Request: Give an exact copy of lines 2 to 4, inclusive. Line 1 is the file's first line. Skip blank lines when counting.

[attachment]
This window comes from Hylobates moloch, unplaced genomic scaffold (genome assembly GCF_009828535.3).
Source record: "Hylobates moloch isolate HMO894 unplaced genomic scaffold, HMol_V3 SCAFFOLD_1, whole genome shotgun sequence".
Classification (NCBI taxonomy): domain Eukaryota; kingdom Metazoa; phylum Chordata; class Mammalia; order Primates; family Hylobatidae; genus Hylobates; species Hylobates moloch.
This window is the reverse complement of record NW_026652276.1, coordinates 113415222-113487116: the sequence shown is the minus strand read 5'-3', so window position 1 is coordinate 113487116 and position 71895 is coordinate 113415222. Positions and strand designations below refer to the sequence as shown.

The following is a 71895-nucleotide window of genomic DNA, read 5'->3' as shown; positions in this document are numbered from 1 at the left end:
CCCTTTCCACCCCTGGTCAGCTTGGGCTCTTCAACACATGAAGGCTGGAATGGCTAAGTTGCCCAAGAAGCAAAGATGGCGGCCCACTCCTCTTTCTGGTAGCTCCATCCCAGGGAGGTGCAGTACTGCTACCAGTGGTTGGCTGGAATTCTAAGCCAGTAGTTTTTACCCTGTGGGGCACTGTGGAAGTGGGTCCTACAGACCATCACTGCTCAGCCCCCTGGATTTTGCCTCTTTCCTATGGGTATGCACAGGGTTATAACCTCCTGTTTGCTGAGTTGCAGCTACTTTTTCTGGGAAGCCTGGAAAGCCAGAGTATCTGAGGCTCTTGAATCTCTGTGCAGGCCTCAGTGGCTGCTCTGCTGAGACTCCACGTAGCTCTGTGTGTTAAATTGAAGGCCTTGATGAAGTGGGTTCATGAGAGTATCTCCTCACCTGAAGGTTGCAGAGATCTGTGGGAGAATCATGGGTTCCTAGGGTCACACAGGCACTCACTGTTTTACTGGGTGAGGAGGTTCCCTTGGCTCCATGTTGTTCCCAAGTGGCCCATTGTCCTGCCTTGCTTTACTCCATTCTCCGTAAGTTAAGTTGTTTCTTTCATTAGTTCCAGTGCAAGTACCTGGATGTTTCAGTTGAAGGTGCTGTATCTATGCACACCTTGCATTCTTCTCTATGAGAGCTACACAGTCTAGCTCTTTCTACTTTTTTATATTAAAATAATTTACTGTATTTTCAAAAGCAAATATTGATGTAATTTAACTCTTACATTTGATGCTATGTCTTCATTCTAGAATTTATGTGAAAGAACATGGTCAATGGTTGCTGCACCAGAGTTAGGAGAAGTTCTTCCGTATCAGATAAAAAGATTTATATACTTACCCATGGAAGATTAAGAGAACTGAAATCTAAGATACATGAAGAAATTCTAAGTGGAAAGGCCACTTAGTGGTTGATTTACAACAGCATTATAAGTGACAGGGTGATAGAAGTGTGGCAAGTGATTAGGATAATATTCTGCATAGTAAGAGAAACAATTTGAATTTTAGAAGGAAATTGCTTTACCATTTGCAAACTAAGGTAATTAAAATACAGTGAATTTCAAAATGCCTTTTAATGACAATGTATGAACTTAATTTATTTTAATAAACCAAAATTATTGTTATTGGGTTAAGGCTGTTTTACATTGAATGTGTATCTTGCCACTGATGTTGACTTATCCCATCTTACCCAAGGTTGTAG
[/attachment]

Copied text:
Source record: "Hylobates moloch isolate HMO894 unplaced genomic scaffold, HMol_V3 SCAFFOLD_1, whole genome shotgun sequence".
Classification (NCBI taxonomy): domain Eukaryota; kingdom Metazoa; phylum Chordata; class Mammalia; order Primates; family Hylobatidae; genus Hylobates; species Hylobates moloch.
This window is the reverse complement of record NW_026652276.1, coordinates 113415222-113487116: the sequence shown is the minus strand read 5'-3', so window position 1 is coordinate 113487116 and position 71895 is coordinate 113415222. Positions and strand designations below refer to the sequence as shown.